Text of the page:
As for the proposed PPP taxation, Litwin said, “That’s totally inconsistent with the terms in which the employers took these loans upfront, and to why they brought back their employees so quickly,” he said.
Karl Wadensten, who owns and operates Richmond-based VIBCO Inc., said that his company relied on the PPP to keep his workforce employed.
“This isn’t a good message that Rhode Island values its employers or the employees of our state,” said Wadensten. “You know we talk about Rhode Island being last; well this dark cloud will come over us once again – not business-friendly, the only state to tax PPP.”
Wadensten said the PPP money was spent to retain employees. “I thank God we had PPP to retain our people and make sure it was clear and predictable and reliable that they had a paycheck coming every week,” he said.
Farouk Rajab, general manager of the Providence Marriott Downtown and chairman of the Rhode Island Hospitality Association’s board of directors, echoed the sentiment. He said the PPP was designed to help small businesses and a lifeline for keeping employees on payrolls.
“Now the state wants to tax that lifeline,” said Rajab. “That program saved the state unemployment insurance. That’s what the program was designed for, and that’s what the program did.”
Rajab said the hospitality industry did not choose to shut down, and has endured hardships. “We are asking that the state does not penalize us for accepting help when it was offered,” he said.
Christopher Carlozzi, state director of the National Federation of Independent Businesses, said businesses struggling with the threat of permanent closure cannot be saddled with higher taxes as they attempt to recover.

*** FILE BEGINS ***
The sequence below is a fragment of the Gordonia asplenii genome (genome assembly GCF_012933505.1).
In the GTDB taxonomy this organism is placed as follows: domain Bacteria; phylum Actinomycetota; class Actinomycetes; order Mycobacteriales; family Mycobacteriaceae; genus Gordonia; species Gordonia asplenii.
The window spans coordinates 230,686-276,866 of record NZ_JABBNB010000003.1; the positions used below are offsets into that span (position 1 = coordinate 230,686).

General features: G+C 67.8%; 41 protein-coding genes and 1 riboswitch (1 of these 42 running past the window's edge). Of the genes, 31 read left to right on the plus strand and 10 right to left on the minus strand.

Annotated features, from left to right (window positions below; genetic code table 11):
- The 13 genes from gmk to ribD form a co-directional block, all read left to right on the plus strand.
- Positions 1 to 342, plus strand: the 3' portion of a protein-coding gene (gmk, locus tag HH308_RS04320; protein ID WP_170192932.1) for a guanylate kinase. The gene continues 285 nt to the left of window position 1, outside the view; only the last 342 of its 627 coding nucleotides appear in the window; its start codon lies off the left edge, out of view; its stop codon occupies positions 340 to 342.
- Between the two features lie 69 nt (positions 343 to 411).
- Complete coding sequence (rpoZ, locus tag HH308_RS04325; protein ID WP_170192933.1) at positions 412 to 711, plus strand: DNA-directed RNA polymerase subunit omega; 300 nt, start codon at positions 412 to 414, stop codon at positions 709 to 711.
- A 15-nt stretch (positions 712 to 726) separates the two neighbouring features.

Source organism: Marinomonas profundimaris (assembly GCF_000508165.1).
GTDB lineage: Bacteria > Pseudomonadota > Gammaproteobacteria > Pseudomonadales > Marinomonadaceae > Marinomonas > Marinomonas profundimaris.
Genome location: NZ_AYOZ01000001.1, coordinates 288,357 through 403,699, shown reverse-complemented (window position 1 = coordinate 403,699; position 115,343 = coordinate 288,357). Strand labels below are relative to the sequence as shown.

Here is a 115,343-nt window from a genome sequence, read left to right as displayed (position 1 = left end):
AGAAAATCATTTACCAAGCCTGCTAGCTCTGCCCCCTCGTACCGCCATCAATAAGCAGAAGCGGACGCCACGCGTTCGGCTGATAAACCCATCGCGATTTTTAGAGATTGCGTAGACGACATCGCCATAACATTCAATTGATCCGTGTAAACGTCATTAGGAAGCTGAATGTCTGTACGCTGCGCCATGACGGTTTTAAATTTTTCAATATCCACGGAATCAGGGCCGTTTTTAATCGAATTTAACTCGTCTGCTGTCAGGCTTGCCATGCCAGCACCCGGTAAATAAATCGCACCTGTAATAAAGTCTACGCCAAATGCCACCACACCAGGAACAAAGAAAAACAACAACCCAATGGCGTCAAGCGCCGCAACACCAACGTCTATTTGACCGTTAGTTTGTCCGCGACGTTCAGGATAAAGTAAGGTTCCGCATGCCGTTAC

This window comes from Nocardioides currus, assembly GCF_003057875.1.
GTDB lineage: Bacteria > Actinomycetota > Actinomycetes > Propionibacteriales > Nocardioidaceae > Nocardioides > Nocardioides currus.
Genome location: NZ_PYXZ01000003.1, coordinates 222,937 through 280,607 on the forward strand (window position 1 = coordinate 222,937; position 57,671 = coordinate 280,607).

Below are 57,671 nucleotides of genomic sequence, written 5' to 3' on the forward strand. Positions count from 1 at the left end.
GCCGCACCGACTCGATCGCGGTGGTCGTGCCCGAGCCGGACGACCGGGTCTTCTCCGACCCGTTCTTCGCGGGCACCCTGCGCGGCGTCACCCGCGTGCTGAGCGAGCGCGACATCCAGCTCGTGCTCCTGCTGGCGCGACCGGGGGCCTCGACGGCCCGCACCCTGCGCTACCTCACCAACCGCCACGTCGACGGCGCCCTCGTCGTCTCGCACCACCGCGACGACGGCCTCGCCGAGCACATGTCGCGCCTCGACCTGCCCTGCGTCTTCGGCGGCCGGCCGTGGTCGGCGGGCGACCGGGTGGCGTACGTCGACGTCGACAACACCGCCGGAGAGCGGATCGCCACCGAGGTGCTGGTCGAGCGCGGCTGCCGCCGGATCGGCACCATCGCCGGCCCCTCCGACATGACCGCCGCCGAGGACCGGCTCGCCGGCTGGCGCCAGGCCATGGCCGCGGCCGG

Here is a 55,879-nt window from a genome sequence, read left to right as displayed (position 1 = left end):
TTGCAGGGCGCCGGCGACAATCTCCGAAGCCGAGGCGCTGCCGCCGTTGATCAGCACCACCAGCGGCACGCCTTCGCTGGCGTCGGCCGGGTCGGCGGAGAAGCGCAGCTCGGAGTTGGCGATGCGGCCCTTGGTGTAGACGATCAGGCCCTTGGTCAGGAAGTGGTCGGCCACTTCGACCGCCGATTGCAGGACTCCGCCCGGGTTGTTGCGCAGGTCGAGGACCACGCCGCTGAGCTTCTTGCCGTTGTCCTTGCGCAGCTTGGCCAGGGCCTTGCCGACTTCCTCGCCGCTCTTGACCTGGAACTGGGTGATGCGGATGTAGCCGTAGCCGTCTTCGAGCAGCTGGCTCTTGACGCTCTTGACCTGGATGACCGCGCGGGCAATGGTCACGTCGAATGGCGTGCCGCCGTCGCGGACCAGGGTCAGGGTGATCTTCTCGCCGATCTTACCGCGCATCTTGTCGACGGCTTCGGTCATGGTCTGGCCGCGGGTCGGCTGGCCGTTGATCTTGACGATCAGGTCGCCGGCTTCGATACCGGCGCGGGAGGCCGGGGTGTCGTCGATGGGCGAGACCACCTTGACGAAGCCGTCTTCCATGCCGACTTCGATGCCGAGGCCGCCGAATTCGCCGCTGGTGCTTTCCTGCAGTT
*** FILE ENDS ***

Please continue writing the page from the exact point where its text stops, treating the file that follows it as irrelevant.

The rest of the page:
“Raising taxes on small business through new tax brackets sends the wrong message,” he said, noting that raising taxes could dissuade businesses from incorporating in the state. “Rhode Island cannot tax itself into prosperity and into recovery.”
Michael DiBiase, CEO and president of the Rhode Island Public Expenditure Council, said that when Gov. McKee proposed the PPP taxation he was facing a budget deficit gap of about $130 million.
“I would hope the General Assembly could reconsider given that the situation has changed a great deal,” he said.
DiBiase was referring to the news that the state is now in a better financial position due in part to the Office of Management and Budget projecting a $416 million surplus for the fiscal year ending on June 30.
As for the reason for the press conference, Wadensten said the business community is mobilizing to fight taxation due to the challenges that businesses are facing. This press conference, he said, was intended to inform the business community about the taxation issues.
“We are mobilizing everybody in the state that is an employer because it could have a profound effect on us all and the future of Rhode Island,” he said.
Cassius Shuman is a PBN staff writer. Contact him at Shuman@PBN.com.